The 6.2 percent rise in the consumer price index (CPI) between October 2020 and October 2021 was the largest 12-month increase in over 30 years. The increase in the price index for consumer expenditures (PCE), which is the Federal Reserve’s preferred inflation measure, was 5.0 percent. Higher food and energy prices are partly responsible for the increases, but so too are temporary shortages associated with global supply-chain bottlenecks and the dramatic shift in consumption from services to goods in the recovery from the 2020 recession.

The sharp contraction in economic activity and employment associated with the outbreak of COVID-19 in early 2020 was the deepest but shortest U.S. recession on record.[4] April was the cruelest month, with nonfarm payroll employment falling below its February 2020 level by 22.4 million jobs (a drop of nearly 15 percent) and the official unemployment rate rising to 14.8 percent. A more realistic unemployment measure, which accounts for the misclassification of some unemployed workers as employed and the sharp drop in labor force participation as many job losers stopped looking for work, showed unemployment rising well above 20 percent.

Due to the steep decline in demand for goods and services, the CPI in April 2020 was over 1 percent lower than its February 2020 level — a deflation rate of nearly 6 percent at an annual rate. Real (inflation-adjusted) gross domestic product was 10 percent lower when the recession bottomed out in the second quarter of 2020 than when the previous expansion peaked in the fourth quarter of 2019.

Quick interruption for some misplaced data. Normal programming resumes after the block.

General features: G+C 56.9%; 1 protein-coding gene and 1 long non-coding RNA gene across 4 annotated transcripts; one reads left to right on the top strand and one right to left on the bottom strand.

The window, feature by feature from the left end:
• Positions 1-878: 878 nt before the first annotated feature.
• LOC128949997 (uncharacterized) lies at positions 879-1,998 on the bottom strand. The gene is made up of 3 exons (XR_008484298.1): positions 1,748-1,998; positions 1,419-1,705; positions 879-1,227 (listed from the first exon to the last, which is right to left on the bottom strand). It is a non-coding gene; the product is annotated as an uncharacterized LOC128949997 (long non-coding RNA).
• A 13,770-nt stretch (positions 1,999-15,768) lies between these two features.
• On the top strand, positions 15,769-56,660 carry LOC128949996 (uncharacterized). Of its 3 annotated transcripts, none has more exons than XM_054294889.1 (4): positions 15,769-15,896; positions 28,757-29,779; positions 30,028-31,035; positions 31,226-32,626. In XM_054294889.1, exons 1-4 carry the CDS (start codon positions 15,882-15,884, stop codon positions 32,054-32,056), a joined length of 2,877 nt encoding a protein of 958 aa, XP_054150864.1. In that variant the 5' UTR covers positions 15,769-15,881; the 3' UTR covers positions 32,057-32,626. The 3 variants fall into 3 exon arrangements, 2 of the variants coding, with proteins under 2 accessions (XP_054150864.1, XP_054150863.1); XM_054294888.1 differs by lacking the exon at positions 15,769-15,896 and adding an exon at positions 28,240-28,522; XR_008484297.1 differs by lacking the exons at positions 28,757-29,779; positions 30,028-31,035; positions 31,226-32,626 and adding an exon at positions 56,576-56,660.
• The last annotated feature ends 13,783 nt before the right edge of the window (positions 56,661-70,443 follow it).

This sharp contraction in economic activity was driven largely by the actions taken by governments, households, and businesses to limit face-to-face interactions in response to the outbreak and spread of COVID-19. Voluntary and mandatory social distancing limited both the aggregate demand for goods and services and the aggregate supply, especially for services. The leisure and hospitality sector and low-paid workers were particularly hard hit by both the virus and the recession.

Federal policymakers responded to the pandemic and recession by enacting the Coronavirus Aid, Relief, and Economic Security (CARES) Act in March 2020, which provided stimulus payments to households plus substantial support for businesses, unemployed workers, and state and local governments as their income or revenues fell sharply. By supporting aggregate demand for goods and services, these CARES Act fiscal stimulus measures kept the recession from being even worse and helped generate an unexpectedly strong (though incomplete) recovery through the summer of 2020. Because social distancing sharply limited purchases of services, goods purchases took up a larger proportion of total spending than normal, and household saving increased sharply.